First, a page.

Ending Fees and Fines for Juvenile Offenders is Best for Rehabilitation

Chandlee Kuhn, Reason •
black grafitti on brick wall that reads "Until debt tears us apart."

A former chief judge of Delaware's Family Court argues that imposing fines and fees on juvenile offenders undermines their potential to become productive, law-abiding adults.


I was a judge and chief judge of Delaware's Family Court for over 17 years. In those roles, I held trials and oversaw plea agreements where I was required to order youths under 18 to pay fines and fees that ended up pushing them deeper into the criminal justice system when they inevitably did not pay. I have thus seen firsthand the problems that court-imposed financial obligations create for young people and their families who are often already struggling financially.

During my tenure and with my support, Delaware began to move away from imposing financial penalties in juvenile Family Court proceedings. I am proud that in 2023, Delaware joined a growing number of states and jurisdictions when we passed into law major reforms to our criminal legal system's financial obligations, including eliminating fines and fees for our young people in Family Court. Delaware Family Court judges are not only not required to impose fines or fees as a penalty for children found delinquent; they are no longer permitted to do so.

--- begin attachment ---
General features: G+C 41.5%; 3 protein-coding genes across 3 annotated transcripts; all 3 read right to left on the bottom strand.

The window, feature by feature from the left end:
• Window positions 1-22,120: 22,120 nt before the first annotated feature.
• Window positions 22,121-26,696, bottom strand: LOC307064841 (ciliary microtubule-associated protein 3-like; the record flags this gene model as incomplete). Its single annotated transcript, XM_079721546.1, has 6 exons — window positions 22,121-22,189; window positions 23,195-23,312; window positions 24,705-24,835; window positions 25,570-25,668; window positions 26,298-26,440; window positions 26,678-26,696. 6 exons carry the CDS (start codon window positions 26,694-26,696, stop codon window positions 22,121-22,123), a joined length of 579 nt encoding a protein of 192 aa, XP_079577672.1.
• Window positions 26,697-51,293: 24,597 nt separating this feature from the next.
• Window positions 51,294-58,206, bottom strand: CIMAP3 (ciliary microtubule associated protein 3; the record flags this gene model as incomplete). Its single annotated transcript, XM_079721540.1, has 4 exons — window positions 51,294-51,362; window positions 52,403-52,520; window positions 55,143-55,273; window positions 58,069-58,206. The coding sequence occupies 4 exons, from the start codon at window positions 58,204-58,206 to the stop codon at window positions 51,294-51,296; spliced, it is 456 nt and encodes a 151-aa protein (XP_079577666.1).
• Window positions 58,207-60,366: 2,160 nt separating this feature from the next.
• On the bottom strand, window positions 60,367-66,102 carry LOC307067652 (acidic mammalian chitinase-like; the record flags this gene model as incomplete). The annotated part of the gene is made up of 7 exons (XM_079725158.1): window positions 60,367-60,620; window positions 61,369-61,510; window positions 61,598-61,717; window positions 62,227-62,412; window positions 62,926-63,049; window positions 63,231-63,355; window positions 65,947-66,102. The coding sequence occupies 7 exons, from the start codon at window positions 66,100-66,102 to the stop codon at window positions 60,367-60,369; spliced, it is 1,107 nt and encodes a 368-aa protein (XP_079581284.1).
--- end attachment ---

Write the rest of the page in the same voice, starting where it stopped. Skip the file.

Delaware is known as the "First State," but we were not the first state to make these changes. We are one of eight states to eliminate all fines and fees in juvenile cases, joining Maryland, Montana, New Jersey, New Mexico, New York, Oregon, and Washington. A dozen others have made strides toward this goal, including Arizona, Louisiana, South Dakota, Texas, and others who eliminated all fees, but not all fines, for adjudications of delinquency.

In fact, the American Legislative Exchange Council (ALEC), an organization of state legislators dedicated to limited government, free markets, and federalism, adopted model legislation in August 2023, urging more states to eliminate all fees, fines, or other financial obligations (other than restitution) against minors in criminal or juvenile proceedings.